Testers thrive on routine, which overall is a good thing. However, if you have a large group of experienced testers, it will be difficult for them to make the Agile transition without time to plan. Planning is not the announcement meeting -- it’s planning specifically for the test group. Testers adapt more readily to the Agile process if they have time to plan and assimilate the changes into new processes and procedures. 

As a manager or change agent in this scenario, you need to meet with your test group and plan out what specifically the change means to them. Testers are creative, so if you leave it up to them to adapt without any coaching or planning, you’ll end up with confusion, followed by creativity and some sort of hybrid process between Waterfall and Agile. The obvious Agile changes will occur, like the stand-up meetings and use of the tool you’ve chosen, but the full core change will not occur as each group slips back into the habits of your previous methodology. 

QA process documentation review and re-work

As a manager and change agent, be aware that most testing teams have process documentation. It serves to provide training materials for new employees and document processes that testers must follow to fulfill regulatory or organizational requirements. Time needs to be allocated to update these documents and re-train the team on the changes. Resist the temptation to speed the process along by simply designating a manager to rewrite it.   

To socialize the changes, create a small team with representatives from each testing group, at least one test manager representative and one or more Scrum masters. Spend the time up front to get the new testing process documentation ready. Make sure it’s specific and includes contact information for questions. Also, plan on keeping it updated at least once per quarter. Strive to make your processes specific, clear and concise. 

Agile adoption: Has the change really occurred?

How do you measure your Agile transition? How can you tell if the fundamental thought patterns and working process are changing? 

You can create surveys and gather data or meet with individual Scrum teams, as two examples. Surveys can be ignored or vaguely answered. On the other hand, observing the testing team changes by observing team members’ working process is more personal and more involved. Subjective, yes; time consuming, definitely. However, it better serves the close communication associated with Agile, and gives you better insight to possible issues with process adoption.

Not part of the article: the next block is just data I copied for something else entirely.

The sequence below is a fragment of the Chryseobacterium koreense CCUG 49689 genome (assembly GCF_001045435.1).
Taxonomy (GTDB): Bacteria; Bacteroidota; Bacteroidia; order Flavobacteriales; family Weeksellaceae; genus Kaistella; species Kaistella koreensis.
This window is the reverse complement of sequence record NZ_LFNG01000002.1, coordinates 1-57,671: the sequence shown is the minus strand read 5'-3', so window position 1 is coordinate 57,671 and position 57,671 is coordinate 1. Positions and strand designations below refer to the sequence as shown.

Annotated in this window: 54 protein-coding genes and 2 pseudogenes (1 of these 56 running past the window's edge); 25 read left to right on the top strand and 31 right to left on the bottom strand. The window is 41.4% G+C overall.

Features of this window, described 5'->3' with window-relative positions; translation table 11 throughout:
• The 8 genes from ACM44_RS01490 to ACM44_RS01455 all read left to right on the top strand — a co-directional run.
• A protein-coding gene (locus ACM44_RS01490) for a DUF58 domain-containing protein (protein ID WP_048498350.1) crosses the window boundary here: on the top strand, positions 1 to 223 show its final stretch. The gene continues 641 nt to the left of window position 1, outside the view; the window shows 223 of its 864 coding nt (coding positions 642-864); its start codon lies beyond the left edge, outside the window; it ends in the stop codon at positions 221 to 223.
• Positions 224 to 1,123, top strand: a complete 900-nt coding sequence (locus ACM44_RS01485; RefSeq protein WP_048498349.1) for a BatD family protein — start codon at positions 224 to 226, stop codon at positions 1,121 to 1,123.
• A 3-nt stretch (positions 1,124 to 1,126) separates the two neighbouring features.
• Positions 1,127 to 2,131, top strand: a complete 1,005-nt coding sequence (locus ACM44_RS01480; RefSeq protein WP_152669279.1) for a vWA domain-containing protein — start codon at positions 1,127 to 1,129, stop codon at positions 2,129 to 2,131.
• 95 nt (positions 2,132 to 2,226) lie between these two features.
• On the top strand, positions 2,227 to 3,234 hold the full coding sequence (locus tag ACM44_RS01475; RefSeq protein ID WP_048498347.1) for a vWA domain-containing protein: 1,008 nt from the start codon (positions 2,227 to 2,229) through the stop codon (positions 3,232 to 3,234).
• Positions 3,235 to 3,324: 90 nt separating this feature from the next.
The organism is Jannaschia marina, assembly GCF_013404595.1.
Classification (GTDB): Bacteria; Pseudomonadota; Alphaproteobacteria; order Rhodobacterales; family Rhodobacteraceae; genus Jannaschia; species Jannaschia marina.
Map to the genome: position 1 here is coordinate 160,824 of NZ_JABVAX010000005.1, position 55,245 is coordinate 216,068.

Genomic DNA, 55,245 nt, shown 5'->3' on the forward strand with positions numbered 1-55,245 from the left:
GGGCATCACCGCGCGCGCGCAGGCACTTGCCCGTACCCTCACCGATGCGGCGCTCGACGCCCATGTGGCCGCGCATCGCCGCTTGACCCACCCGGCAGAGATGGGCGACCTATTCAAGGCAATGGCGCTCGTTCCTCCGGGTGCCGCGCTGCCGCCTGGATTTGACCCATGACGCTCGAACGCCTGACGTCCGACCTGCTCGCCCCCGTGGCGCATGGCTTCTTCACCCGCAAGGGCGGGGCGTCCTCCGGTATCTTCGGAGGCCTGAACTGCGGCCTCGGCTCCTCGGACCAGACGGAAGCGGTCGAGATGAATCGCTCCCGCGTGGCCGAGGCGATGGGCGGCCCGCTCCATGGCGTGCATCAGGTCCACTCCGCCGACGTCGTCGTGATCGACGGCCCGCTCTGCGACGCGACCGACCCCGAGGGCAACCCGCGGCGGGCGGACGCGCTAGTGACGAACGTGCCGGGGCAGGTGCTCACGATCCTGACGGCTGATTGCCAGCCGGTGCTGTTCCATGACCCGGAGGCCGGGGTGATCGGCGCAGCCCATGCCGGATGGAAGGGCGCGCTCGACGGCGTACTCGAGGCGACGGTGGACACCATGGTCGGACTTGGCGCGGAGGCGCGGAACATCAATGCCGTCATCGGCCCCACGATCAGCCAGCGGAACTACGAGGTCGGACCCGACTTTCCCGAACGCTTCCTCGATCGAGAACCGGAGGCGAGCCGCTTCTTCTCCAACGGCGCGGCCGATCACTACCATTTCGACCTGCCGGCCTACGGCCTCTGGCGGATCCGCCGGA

Granted most people “behave better” when being observed, but over time you should notice any gaps in understanding, where there is confusion or misunderstanding, where coaching opportunities exist or additional training is needed. Bottom line is, as change agents you need to be in tune and measure and observe if the new methodology is being understood and used.

Another effective way to measure your adoption is to have tune-up training for Agile. Bring in a facilitator, or facilitate it yourself. Either way, review the core Agile principles and generate feedback from the teams on how they’re fulfilling each one. Find out where they are struggling or where team members are slipping back into old habits. If need be, arrange for a formal class to assist the team in the change process.

As successful change agents, managers need to establish a working relationship with their testers in order to ensure the change occurs and to measure its effectiveness. Change is difficult and involves significant time to plan for the change, re-create process and procedure documentation, as well as ongoing training and support. Proper preparation is essential to your testing team’s successful adoption of Agile. Measurement is somewhat subjective, but worth the time to ensure the change is being adopted and worked on. Granted, it won’t happen overnight, but it will happen if the time to properly plan for the change is provided. Testers will adapt more easily when their new processes are in place, and they have your backing for both training and ongoing support. 

Follow us on Twitter at @SoftwareTestTT and let us know what you thought of this article.

This was first published in June 2012